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Women solar entrepreneurs drive East African business surge
by Kizito Makoye
Thomson Reuters Foundation Translate This Article
6 December 2016
On 6 December 2016 Thomson Reuters Foundation reported:
As the darkness falls on the plains around Bunambiyu, a remote village in Tanzania's northern Shinyanga region, Elizabeth Julius switches on her solar lantern to finish sewing clothes for her customers. Julius' success is due in part to training from Energy 4 Impact, a London-based non-profit group that works in East and West Africa to improve access to energy. One focus of the group's work is lifting rural women from poverty through clean-energy entrepreneurship.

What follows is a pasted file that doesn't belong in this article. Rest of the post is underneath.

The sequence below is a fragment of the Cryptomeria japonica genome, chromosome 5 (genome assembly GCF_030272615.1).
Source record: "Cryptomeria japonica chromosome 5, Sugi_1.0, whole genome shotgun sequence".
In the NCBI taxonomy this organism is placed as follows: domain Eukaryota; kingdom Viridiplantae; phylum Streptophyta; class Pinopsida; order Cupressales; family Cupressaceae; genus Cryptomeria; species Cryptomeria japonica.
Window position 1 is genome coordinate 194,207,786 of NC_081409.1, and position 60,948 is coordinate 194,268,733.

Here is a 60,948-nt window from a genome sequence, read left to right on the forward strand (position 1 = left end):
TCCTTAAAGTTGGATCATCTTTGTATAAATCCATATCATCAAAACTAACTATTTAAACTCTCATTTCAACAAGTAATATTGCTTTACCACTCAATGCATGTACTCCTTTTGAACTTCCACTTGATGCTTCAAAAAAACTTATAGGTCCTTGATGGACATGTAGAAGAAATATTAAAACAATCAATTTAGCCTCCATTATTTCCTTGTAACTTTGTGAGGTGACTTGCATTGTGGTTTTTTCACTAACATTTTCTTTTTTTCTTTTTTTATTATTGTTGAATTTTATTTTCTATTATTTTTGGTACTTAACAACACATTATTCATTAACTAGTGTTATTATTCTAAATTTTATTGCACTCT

Global Good News service views this news as a sign of rising positivity in the field of science, documenting the growth of life-supporting, evolutionary trends.
The group's new WIRE (Women Integration into Renewable Energy) value chain project aims to assist 400 women solar entrepreneurs by 2020 with training and finance, and help some of them provide 360,000 people in Kenya and Tanzania with access to clean cooking and solar lighting products.
The program is part of the Partnership on Women's Entrepreneurship in Renewables (wPOWER) launched by the U.S. State Department in 2013.
Besides helping women grow their businesses, the effort aims to reduce climate changing emissions and deforestation for firewood, said Jerry Abuga, an Energy 4 Impact spokesman.
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